The rivalry comes to a head in Chapter XXVII. The Torah presents a picture which, on its face, is truly pathetic. Here is Yitzchaq, old and infirm, blind, wishing to give a final patriarchal blessing to the son who truly needs one, his beloved, wayward ‘Esav. Here is Rivqa, the scheming mother, determined to secure even this for her favorite, Ya’aqov, resorting to a shabby trick and brow-beating her reluctant son to abandon his integrity and go along with it.

The trick done, the blessing delivered to its unintended address, ‘Esav arrives on the scene and inevitably exposes the tawdry conspiracy. When he realized what had happened, ‘Esav “cried out a great and very bitter cry”; v. 34). He begged Yitzchaq:

Bless me, too, my father (ibid.).

The stricken father informs him:

Your brother has come with deceit and taken your blessing (v. 35).

‘Esav is broken:

Do you have only one blessing, my father? Bless me, too, my father! And ‘Esav raised his voice and wept.

What was this all-important blessing, so vital that Rivqa would force her son to violate his principles, the innocence and truth which were the hallmarks of his life? The Torah provides us with the text:

And G-d will give you of the dew of the heavens, and of the fats of the land, and much grain and oil. Peoples will serve you and nations will bow to you; be a strong man to your brothers, and your mother’s sons will bow to you. He who curses you is cursed, and he who blesses you is blessed (ibid., 28-29).

The blessing is quite materialistic, rooted in this world and its concerns; in short, it seems well suited to ‘Esav, in keeping with his coarse character. The mystery deepens: Why did Ya‘aqov need such a blessing?

It was not that Yitzchaq would have begrudged Ya‘aqov a blessing; to the contrary, we see at the end of the parasha, when Ya‘aqov is about to depart for Syria, both to get away from his brother and to seek a wife, that Yitzchaq confers on him the birkath Avraham (“blessing of Avraham”), the inheritance of the Holy Land which could only be realized through Torah and Divine service.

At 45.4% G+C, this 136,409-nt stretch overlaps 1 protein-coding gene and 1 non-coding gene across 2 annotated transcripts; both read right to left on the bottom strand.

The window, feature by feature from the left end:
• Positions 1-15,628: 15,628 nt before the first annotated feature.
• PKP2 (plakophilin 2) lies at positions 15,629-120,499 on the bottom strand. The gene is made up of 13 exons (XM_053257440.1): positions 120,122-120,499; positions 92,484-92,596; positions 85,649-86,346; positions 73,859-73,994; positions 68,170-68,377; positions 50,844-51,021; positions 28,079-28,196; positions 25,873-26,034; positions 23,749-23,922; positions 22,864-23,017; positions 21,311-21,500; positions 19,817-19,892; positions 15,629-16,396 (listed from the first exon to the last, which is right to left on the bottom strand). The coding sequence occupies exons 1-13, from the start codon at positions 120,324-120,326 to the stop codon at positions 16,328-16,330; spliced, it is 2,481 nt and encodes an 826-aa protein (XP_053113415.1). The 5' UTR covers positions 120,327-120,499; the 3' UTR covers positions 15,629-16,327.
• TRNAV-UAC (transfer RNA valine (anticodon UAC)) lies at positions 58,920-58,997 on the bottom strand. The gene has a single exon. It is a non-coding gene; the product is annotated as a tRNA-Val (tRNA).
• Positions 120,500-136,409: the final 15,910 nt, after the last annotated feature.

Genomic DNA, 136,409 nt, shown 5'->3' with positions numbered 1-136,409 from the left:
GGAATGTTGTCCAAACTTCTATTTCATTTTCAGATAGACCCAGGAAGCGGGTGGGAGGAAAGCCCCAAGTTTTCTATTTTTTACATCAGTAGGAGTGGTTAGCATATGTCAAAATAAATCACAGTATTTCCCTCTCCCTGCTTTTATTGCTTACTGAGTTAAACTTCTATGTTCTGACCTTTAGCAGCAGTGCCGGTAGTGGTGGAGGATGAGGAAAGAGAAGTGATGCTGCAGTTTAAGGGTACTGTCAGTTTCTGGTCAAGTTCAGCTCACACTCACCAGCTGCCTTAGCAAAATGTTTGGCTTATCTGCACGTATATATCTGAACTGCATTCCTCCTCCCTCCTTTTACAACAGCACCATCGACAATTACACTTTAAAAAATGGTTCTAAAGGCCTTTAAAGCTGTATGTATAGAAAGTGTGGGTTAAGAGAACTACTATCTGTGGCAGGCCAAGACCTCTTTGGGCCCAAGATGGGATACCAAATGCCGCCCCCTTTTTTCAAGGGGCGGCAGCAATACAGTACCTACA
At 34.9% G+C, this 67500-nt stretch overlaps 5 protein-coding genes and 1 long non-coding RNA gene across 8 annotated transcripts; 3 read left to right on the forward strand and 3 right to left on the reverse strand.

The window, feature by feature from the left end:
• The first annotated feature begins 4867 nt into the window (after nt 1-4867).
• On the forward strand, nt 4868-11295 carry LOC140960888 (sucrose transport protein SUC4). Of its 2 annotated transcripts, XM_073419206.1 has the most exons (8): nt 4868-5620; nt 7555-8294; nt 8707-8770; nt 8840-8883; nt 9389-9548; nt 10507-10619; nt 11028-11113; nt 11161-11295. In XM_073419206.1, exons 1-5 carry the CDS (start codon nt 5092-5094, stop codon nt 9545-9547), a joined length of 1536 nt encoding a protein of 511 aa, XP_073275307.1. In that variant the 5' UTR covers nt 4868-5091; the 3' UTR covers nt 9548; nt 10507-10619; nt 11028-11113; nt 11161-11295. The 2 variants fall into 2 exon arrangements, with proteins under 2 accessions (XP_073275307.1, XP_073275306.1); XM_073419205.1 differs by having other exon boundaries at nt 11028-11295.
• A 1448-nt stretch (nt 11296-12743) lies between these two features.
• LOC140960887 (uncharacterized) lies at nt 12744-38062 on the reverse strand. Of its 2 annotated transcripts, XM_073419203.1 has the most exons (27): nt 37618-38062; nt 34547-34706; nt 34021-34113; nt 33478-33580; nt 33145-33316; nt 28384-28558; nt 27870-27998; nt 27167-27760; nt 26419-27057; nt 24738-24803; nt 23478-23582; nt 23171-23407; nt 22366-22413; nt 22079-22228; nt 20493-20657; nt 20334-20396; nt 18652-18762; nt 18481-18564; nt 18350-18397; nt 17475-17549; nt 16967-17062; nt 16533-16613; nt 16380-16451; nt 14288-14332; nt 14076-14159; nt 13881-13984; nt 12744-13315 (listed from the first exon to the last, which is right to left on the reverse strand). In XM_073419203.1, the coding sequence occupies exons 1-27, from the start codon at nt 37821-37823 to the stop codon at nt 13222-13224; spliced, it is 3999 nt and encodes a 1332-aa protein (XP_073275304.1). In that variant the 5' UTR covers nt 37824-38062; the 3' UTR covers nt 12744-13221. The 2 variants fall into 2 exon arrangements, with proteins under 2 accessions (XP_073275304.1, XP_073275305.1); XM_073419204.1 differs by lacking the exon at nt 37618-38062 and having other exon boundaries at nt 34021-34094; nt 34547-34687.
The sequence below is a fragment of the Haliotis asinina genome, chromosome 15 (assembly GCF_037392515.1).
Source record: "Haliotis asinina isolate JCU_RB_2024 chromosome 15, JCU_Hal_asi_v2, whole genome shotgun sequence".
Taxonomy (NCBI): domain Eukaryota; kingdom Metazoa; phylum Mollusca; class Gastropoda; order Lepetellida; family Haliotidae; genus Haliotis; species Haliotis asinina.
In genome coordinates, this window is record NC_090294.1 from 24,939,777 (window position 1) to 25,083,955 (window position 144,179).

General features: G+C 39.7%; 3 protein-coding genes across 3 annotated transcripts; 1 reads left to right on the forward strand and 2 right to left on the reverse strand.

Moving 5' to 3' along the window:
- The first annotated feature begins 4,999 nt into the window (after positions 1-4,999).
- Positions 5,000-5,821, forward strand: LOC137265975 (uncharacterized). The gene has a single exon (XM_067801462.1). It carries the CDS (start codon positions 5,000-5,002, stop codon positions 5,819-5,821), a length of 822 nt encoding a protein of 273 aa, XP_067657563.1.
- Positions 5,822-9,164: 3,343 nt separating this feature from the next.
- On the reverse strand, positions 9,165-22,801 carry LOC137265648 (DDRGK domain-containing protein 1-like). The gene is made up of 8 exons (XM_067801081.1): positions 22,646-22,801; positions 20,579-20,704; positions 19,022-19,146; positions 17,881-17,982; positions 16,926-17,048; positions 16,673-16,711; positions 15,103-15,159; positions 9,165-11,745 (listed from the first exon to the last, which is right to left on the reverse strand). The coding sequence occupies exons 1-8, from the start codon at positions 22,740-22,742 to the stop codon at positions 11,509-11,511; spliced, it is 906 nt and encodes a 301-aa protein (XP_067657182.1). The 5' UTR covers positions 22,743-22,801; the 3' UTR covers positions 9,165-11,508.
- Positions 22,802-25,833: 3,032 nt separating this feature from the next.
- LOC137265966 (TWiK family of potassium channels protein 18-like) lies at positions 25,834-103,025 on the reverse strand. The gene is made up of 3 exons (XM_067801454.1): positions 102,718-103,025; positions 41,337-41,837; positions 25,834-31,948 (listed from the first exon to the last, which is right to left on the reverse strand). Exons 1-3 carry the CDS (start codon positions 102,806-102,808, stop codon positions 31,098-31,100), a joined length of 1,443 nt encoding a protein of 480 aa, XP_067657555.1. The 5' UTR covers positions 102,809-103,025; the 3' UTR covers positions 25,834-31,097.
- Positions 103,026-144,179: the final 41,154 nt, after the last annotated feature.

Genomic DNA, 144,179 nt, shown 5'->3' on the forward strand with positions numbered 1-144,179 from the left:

This, clearly, is a blessing fit for Ya‘aqov. Why, then, did he need the first one, and assuming that he did need it, why did Divine Providence so arrange things that it had to be taken by deceit, in seeming violation of Ya‘aqov’s integrity?

Rabbi Naftali Tzëvi Yëhuda Berlin, in his Harchév Davar, offers the following explanation: Yitzchaq knew full well that Ya‘aqov would get the birkath Avraham, such that he would become Yisra’él. He would be the immediate progenitor and eponymous ancestor of the nation, and would bear the standard of Torah and Divine service in the Holy Land and the world at large. This inheritance, dependent as it is on direct Divine Providence, could only belong to those ready to shoulder the legacy of Yitzchaq’s utter dedication to Ha-Shem — the quality which had made him an ‘ola tëmima.

This could only be Ya‘aqov, and Yitzchaq would consider his descendants only those who shared his dedication. But in his love for ‘Esav, flawed as his character was, he wanted to give him a blessing, too: That he and his descendants would at least enjoy success in this world, as Ya‘aqov and his would enjoy success in the next.

But Rivqa, out of her absolute love for Ya‘aqov, saw that not all of his descendants would be so perfectly righteous. There would be those among them who would be closer, perhaps, to ‘Esav than they should be. They would gain the blessing of enjoyment in this world, of material success, and perhaps out of that material success would be brought to do chesed, kindness, with their wealth in this world.

Ya‘aqov, though acceding to his mother’s request, did not sacrifice his integrity. A careful reading of the dialogue between him and Yitzchaq (vv. 19-27) shows how studiously Ya‘aqov avoided directly lying to his father (the one seeming exception, v. 19, can be read, as Rashi notes, “I have come as you told me; ‘Esav is your firstborn”).

Thus we see that the blessing had to come to Ya‘aqov as if he were ‘Esav, for the quality is taken from ‘Esav, from his world-view and philosophy. For this reason, it was necessary that Yitzchaq believe that Ya‘aqov was ‘Esav. Rivqa was not scheming for advantage, and ‘Esav’s histrionics, as should be obvious from his attitude revealed supra, were strictly for Yitzchaq’s consumption.

In every generation since, we have seen that there are those who are lax in observance, who throw off the yoke of Torah altogether, but nonetheless enjoy success and wealth. We need not envy them, for we know that this is the product of Yitzchaq’s blessing. Our task is to help them do chesed with their resources, so that at least that merit will redound to their credit.